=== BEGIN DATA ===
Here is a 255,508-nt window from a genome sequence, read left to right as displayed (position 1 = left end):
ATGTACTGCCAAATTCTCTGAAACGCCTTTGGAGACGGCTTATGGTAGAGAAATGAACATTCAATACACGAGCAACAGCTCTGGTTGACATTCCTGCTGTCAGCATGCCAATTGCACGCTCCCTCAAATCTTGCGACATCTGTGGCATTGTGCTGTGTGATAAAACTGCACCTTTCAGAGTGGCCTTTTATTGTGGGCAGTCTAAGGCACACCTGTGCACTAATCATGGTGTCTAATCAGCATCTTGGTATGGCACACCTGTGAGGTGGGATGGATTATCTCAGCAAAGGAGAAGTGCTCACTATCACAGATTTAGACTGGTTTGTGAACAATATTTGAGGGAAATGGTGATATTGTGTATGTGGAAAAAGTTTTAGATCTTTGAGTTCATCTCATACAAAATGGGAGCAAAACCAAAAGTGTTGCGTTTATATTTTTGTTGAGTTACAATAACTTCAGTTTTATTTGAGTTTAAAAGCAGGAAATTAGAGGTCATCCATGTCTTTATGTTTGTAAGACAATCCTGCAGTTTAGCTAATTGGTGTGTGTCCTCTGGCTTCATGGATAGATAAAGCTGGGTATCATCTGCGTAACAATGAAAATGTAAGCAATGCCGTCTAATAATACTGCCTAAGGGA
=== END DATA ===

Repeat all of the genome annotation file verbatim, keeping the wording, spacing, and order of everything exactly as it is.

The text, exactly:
Here is a 255,508-nt window from a genome sequence, read left to right as displayed (position 1 = left end):
ATGTACTGCCAAATTCTCTGAAACGCCTTTGGAGACGGCTTATGGTAGAGAAATGAACATTCAATACACGAGCAACAGCTCTGGTTGACATTCCTGCTGTCAGCATGCCAATTGCACGCTCCCTCAAATCTTGCGACATCTGTGGCATTGTGCTGTGTGATAAAACTGCACCTTTCAGAGTGGCCTTTTATTGTGGGCAGTCTAAGGCACACCTGTGCACTAATCATGGTGTCTAATCAGCATCTTGGTATGGCACACCTGTGAGGTGGGATGGATTATCTCAGCAAAGGAGAAGTGCTCACTATCACAGATTTAGACTGGTTTGTGAACAATATTTGAGGGAAATGGTGATATTGTGTATGTGGAAAAAGTTTTAGATCTTTGAGTTCATCTCATACAAAATGGGAGCAAAACCAAAAGTGTTGCGTTTATATTTTTGTTGAGTTACAATAACTTCAGTTTTATTTGAGTTTAAAAGCAGGAAATTAGAGGTCATCCATGTCTTTATGTTTGTAAGACAATCCTGCAGTTTAGCTAATTGGTGTGTGTCCTCTGGCTTCATGGATAGATAAAGCTGGGTATCATCTGCGTAACAATGAAAATGTAAGCAATGCCGTCTAATAATACTGCCTAAGGGA